LED lights come in a variety of shapes, sizes, and colors allowing for flexibility in design and various methods for illumination. LED lights can also be individually dimmed allowing dynamic control of lighting, color, and distribution. With LED lights, you can achieve miraculous lighting effects not only for the eye but also for the mood and mind. We’ll cover a few of the places LEDs could be used in your yard to help customize your lighting and upgrade your yard as a whole.
Yard lights come in a variety of shapes and sizes from spotlights to flood lights to specialty lighting. One common use of LED lights is to illuminate a specific plant within your yard. LED lights can also light walkways or decks to emphasize them. The possibilities for lighting your yard with LEDs are truly limitless and an LED light can be placed anywhere you can imagine.
Nothing is more eye catching than a well-lit pool, and this is why pools are the perfect spots for LEDs. The large color range of LEDs is beneficial in a pool as you can illuminate the water in any color of the rainbow. LED lights can also light up water features like a waterfall or spitters. Regardless of your choice, LED lights are a must in any pool for night swimming.
LED lights work not only outdoors but also inside. Replacing any simple light from a lamp to a ceiling light with an LED will help to save you money and benefit the environment. The option to dim LEDs is especially helpful indoors and can help set the mood. So next time your incandescent bulb burns out, try upgrading to an LED light.
LED lights are better than incandescent bulbs in almost every way, and in our eyes there’s no reason not to make the switch. However, be careful not to go overboard and light up your yard like it’s Christmas; light placement is an art and sometimes less is more.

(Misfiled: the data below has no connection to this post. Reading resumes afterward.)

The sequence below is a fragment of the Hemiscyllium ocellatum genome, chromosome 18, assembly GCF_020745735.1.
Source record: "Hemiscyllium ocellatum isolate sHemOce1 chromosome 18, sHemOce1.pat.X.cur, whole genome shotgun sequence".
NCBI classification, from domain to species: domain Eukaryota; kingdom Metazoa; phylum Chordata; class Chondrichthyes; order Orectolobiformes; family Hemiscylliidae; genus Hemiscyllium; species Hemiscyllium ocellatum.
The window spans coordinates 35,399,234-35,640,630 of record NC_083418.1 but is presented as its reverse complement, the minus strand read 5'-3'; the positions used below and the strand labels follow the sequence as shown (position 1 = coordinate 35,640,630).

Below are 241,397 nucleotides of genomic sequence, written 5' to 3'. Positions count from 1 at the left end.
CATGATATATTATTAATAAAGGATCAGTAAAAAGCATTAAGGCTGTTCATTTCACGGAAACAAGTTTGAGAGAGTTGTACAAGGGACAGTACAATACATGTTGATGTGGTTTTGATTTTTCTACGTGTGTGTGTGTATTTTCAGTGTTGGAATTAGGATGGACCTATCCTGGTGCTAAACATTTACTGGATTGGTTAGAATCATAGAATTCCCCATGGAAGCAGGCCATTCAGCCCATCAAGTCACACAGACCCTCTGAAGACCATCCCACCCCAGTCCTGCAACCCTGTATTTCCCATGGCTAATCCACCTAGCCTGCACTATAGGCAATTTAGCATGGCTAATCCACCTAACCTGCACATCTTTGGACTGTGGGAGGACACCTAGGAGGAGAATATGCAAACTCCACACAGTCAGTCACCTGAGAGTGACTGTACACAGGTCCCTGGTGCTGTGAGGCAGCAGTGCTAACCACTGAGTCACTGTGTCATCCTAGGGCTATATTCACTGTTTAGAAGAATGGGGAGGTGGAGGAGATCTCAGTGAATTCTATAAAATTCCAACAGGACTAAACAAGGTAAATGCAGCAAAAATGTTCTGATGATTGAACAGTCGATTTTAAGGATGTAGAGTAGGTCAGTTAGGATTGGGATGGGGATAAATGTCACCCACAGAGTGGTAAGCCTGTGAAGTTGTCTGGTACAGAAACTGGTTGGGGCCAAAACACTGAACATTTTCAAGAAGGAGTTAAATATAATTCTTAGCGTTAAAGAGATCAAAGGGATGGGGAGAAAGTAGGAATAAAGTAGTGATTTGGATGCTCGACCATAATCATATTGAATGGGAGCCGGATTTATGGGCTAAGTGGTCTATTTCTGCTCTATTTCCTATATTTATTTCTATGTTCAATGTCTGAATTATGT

We here at Sunset pride ourselves on being as water efficient as possible, so we thought it would be best to share some of our landscaping water savings wisdom with our clients and friends.
When looking to conserve water you need to look at the total water consumption of a residential property.
Everybody seems to know that landscaping consumes a majority of a household’s water, yet people are hesitant to get rid of their grass and lush plants because they fear their yard will look barren without it. In actuality, restructuring your yard to make it more drought tolerant is simple and often times the ‘Outdoor Living’ will end up looking better than it did before. If you need an example just check out my house below and if you want to know what drought tolerant solutions are available for your yard just give me a call at (562) 881-6000. If you still aren’t hooked on remodeling your ‘Outdoor Living’ then check out a few simple tips below that will help to save water without a major reconstruction of your yard.
Water Savings Tips for Landscaping
Reposition and Re-time Your Sprinklers
How often do you walk by a house and see their sprinklers on in the middle of the day? You should water your lawn in the early morning or at night in order to prevent excessive evaporation and thus conserve water.
How often do you walk by a house and see the water from the sprinklers draining straight into the gutter? Sprinklers should be positioned so that the water lands on the plants and not the hardscape and paved areas.
Try slowly cutting back on the number of times you water a week or the duration of each watering to see which plants thrive and which ones do not. It’s up to you to decide to keep the delicate ones or replace them with something more drought tolerant.